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From Hans J Schroeder ...@cloudno.de>
Subject Re: Node.js npm December usage
Date Mon, 18 Feb 2013 19:39:29 GMT
Hi Jason,

These stats are totally impressive. Especially because it is real world data and no result
of a synthetic benchmark.

I am interested how the three data centres are used with standard couchdb. A combination of
load balancing and master-master replication?

- Hans

On Feb 18, 2013, at 5:01 AM, Jason Smith <jhs@iriscouch.com> wrote:

> Sure!
> 
> Not mentioned in that email (and pardon me for banging on about it) is that
> usage grows 15% monthly, i.e. doubling every 5 months. February is a short
> month but we will probably hit 130M queries, a 1/3 growth since I wrote
> that email. Pretty exciting!
> 
> We are working on publishing reports and stats about individual packages
> and things, so this is a good time to work on this.
> 
> Next steps? Maybe I'll start scribbling down ideas on the wiki?
> 
> On Mon, Feb 18, 2013 at 5:25 AM, Noah Slater <nslater@apache.org> wrote:
> 
>> Man, this is totally great.
>> 
>> Perhaps we could write it up as a case-study and promote it on our
>> homepage?
>> 
>> Does that sound like a good idea? Something you could help with?
>> 
>> 
>> On 1 January 2013 05:32, Jason Smith <jhs@iriscouch.com> wrote:
>> 
>>> Hi, all. Sorry to be distant from the community recently. No excuse.
>>> 
>>> I thought I might share December stats from one of Apache CouchDB's most
>>> well-known deployments and killer apps: the Node.js npm registry.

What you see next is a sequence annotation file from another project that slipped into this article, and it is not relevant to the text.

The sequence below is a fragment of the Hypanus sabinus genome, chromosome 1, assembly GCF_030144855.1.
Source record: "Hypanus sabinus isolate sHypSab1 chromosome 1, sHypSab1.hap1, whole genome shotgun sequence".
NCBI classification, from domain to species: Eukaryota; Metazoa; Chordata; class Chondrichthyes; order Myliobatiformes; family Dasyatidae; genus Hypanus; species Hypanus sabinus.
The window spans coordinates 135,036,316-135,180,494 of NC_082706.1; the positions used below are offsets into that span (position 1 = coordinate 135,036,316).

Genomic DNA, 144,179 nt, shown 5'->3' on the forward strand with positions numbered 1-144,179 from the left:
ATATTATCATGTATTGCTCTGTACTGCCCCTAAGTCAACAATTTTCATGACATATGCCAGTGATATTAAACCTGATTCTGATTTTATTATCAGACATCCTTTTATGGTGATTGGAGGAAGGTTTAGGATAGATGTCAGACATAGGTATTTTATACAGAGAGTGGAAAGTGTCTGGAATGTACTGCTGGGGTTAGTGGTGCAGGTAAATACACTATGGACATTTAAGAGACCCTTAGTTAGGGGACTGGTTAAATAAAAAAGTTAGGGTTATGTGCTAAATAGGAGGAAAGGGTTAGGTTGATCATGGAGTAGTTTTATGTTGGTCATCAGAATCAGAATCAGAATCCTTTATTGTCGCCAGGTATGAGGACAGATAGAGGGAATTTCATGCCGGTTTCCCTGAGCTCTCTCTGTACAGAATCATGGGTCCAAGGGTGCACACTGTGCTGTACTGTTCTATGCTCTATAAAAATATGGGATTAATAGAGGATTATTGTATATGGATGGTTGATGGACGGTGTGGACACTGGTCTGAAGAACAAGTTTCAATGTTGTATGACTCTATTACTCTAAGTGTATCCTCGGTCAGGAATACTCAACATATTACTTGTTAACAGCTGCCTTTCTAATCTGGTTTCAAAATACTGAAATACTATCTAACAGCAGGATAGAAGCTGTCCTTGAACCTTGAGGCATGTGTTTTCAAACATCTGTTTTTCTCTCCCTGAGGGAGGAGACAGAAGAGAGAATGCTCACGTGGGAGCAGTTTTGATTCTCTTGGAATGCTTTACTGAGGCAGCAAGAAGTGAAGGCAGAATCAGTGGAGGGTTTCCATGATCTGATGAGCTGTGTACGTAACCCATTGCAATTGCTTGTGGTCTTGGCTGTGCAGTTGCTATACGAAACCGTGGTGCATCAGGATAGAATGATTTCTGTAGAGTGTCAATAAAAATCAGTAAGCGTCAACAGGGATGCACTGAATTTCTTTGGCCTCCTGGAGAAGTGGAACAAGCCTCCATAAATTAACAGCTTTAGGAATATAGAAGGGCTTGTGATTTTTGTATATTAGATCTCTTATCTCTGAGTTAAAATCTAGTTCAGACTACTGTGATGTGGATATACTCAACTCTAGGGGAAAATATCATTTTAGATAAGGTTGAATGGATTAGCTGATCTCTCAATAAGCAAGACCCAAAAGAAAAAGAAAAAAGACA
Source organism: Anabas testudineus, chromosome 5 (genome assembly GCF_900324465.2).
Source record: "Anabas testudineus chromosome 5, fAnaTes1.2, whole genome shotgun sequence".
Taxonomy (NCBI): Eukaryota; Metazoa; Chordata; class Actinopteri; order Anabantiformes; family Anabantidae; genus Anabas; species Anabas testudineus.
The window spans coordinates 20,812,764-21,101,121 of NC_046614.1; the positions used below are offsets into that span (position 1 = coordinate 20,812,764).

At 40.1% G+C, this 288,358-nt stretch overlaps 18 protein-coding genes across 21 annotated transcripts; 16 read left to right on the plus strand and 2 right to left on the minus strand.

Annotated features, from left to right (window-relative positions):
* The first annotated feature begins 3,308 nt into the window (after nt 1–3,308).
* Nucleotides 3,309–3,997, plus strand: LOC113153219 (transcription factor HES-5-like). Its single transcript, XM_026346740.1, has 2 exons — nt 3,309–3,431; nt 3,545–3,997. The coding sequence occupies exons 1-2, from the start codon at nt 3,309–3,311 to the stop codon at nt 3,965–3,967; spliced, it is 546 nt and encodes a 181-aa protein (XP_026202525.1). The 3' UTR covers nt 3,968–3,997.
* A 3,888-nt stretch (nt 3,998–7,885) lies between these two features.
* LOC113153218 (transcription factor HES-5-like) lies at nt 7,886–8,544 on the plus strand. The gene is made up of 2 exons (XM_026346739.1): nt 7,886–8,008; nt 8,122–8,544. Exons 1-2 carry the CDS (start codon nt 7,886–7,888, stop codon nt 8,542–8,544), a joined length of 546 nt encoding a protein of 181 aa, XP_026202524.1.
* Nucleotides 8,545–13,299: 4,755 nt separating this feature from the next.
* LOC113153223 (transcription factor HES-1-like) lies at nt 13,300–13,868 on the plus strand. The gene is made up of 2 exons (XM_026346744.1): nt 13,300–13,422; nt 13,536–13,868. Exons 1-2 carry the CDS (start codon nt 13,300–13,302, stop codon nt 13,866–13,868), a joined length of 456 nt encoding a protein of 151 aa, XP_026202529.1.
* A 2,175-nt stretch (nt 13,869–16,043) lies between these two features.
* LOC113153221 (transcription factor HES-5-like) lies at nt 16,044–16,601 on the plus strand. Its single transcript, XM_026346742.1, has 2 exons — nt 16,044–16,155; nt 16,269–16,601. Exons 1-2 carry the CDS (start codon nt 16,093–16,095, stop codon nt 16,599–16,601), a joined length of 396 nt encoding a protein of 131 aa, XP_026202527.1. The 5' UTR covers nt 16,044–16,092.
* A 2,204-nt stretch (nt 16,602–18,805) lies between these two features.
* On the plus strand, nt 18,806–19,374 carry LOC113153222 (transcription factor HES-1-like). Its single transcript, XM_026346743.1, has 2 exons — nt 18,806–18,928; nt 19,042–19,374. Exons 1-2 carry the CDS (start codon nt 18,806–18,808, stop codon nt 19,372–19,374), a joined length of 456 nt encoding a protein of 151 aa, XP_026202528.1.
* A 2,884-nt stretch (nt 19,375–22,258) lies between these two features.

>>> 
>>> ## Facts
>>> 
>>> * Zero downtime
>>> * Three data centers: SoftLayer, EC2, Joyent
>>> * 99,327,470 HTTP queries served = 37/sec
>>> 
>>> * Slowest minute: Dec 08 09:35, 578 queries = 9.6/sec
>>> * Busiest minute: Dec 20 18:43, 19,776 queries = 329/sec
>>> 
>>> * Slowest second: (many), 0 queries
>>> * Busiest second: Dec 20 18:43:03, 932 queries/sec
>>> 
>>> ## Reflections
>>> 
>>> This is only the public registry. Our customers and also independent
>> third
>>> parties run their own replicas. We do not or cannot (respectively)
>> publish
>>> their usage stats.
>>> 
>>> Think about that. Isaac owns the registry. We run the registry. Yet
>> neither
>>> of us can even **know** its entire function, much less do anything about
>>> it. That is empowerment. That is why I joined CouchDB. CouchDB is free
>>> software for free data. It carries the ideals of the Free Software
>> movement
>>> into the 21st century.
>>> 
>>> Plenty of sites can produce more impressive numbers than these. There are
>>> even larger CouchDB sites out there. But I am still proud. This is not a
>>> multi-million dollar venture-capitalized eyeball something something. We
>>> run standard, orthodox Apache CouchDB. That is encouraging. I did not
>>> deliver these numbers. Apache CouchDB did. These are not benchmarks.
>> These
>>> are production logs. That is nine-hundred thirty-two satisfied customers
>> in
>>> one second! (Well, a true sysadmin would say "not-yet disappointed
>>> customers" which is all one can ask for.) It shows that anybody can wield
>>> CouchDB to similar effect.
>>> 
>>> There are general-purpose programming languages, and there are
>>> domain-specific programming languages. Nobody gets upset because you
>> can't
>>> write a web server in YAML. Nobody uses .java configuration files.
>>> 
>>> Apache CouchDB is a domain-specific database. The npm registry shows: for
>>> the domain CouchDB addresses, it has no peer.
>>> 
>>> --
>>> Iris Couch
>>> 
>> 
>> 
>> 
>> --
>> NS
>> 
> 
> 
> 
> -- 
> Iris Couch


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